Two rural incumbents fall as PC support grows
Published Friday, October 7, 2011 1:33AM EDT
Two Liberal incumbents from outside the city of Ottawa fell on election night, part of a trend that saw Premier Dalton McGuinty's party diminished to a minority government.
Education minister Leona Dombrowsky lost her seat in Prince Edward-Hastings to Progressive Conservative candidate Todd Smith by 3,044 votes.
Smith was a former news director with Quinte Broadcasting, where he started working in 1993.
In one of the province's closest races and perhaps the Liberal's last hope for a majority mandate, Liberal Lou Rinaldi lost in Northumberland-Quinte West by 685 votes to beef farmer Rob Milligan and the PCs.
In the ridings with no incumbent, PC newcomer Jack MacLaren won Carleton-Mississippi Mills by 9,103 votes after ousting longtime Progressive Conservative MPP Norm Sterling in a local riding association meeting in March.
Sterling had held the riding for 34 years.
MacLaren, a farmer and former president of the Ontario Landowner's Association who opponents have called a "Tea Party Tory" for his far-right leanings, defeated Liberal Megan Cornell.
Stormont-Dundas-South Glengarry has long been Liberal, but with MPP Jim Brownell not running this year the PCs were able to take the seat with former South Glengarry Mayor Jim McDonell.
The riding swung hard towards the PCs, with McDonell winning by 13,132 votes. Brownell won the 2007 race by 3,827 votes over PC candidate Chris Savard.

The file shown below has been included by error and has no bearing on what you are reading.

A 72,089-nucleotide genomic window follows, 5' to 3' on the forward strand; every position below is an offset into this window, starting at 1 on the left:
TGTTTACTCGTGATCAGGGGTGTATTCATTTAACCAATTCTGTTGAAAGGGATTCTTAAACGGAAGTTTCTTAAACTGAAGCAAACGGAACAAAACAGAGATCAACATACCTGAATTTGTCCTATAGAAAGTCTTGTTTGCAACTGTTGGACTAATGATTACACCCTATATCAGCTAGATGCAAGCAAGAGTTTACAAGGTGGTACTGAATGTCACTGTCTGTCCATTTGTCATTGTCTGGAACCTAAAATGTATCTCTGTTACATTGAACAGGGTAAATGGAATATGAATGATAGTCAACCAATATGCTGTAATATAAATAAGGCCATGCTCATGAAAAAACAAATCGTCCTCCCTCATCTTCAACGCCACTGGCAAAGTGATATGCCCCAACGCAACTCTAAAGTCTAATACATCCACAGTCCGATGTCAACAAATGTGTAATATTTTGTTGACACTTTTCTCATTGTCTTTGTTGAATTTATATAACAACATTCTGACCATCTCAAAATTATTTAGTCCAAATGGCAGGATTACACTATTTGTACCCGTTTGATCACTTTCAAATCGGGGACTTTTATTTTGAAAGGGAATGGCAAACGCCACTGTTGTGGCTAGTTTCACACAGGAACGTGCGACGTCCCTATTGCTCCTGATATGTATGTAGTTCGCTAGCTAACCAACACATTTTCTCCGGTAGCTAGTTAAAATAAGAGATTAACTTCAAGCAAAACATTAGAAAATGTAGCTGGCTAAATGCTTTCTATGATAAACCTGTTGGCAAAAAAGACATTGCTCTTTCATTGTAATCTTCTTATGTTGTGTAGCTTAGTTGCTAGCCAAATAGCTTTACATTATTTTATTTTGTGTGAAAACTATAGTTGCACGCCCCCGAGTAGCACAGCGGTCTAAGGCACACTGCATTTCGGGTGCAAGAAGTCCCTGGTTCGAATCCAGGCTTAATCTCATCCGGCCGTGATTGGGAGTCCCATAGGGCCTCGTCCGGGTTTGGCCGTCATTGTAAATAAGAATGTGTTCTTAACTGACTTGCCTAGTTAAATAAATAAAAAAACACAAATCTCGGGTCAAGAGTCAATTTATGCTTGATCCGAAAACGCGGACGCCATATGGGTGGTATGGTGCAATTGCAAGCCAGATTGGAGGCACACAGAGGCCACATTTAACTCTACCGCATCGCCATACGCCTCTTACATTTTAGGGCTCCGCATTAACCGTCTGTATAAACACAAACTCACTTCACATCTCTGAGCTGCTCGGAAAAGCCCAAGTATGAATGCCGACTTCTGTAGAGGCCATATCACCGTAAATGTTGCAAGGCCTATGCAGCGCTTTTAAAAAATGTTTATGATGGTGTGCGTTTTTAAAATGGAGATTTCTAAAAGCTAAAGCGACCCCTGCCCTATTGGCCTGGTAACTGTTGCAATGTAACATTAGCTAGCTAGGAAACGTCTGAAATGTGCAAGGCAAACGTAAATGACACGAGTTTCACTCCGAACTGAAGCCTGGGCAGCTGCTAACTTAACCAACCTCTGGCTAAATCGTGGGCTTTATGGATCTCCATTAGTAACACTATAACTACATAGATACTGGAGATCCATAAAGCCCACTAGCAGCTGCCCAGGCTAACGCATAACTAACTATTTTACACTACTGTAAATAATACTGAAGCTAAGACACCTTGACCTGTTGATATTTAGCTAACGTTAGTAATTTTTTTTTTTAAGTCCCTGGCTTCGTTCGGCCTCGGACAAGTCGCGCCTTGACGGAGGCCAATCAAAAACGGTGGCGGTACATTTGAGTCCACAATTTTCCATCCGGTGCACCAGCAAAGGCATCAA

North Glengarry Mayor Grant Crack was able to parlay his municipal success into a spot in the Liberal caucus, holding onto the longtime Liberal riding of Glengarry-Prescott-Russell by 1,344 votes over PC Marilissa Gosselin.
The last time the Progressive Conservatives won that riding was 1977.
Lanark-Frontenac-Lennox and Addington PC MPP Randy Hillier was accused of using his legislative resources to help MacLaren during the nomination process, then came under fire in September for not disclosing unpaid taxes.
He has prevailed in his riding, beating Liberal Bill MacDonald by 9,938 votes - that's 50.1 per cent of ballots cast.
Hillier won the riding in 2007 by less than 1,000 votes over Liberal Ian Wilson.
Nepean-Carleton PC incumbent Lisa MacLeod has kept her seat in Nepean-Carleton, besting Liberal challenger Don Dransfield with her nearly 25,000 votes.
MacLeod got the highest vote total of any Ontario PC candidate and any candidate in eastern Ontario with 27,173 in 2007.
PC incumbent John Yakabuski took Renfrew-Nipissing-Pembroke handily with support from 70.8 per cent of voters, but did so on a night which he lost a family member.
Yakabuski's campaign headquarters told CFRA that his brother-in-law died in an accident at home before 8 p.m. Thursday.
John Gerretsen was the longest-serving Mayor of Kingston between 1980 and 1988, and now has held Kingston and the Islands for the Liberals since 1995.
He will remain as representative after beating the NDP's Mary Rita Holland by around 10,000 votes, not taking the fall after his role in 2010's controversial eco fee introduction as environment minister.
That second-place finish was the only one for the NDP in these ten ridings, with PC candidate Rodger James finishing 821 votes behind Holland.
Another former mayor who moved up to provincial politics is Steve Clark, elected as Mayor of Brockville at age 22 and winner of a March 2010 by-election as a PC representative for Leeds-Grenville.
He won the riding with almost four times the number of votes as Liberal Ray Heffernan.
The Green Party finished fourth in each race.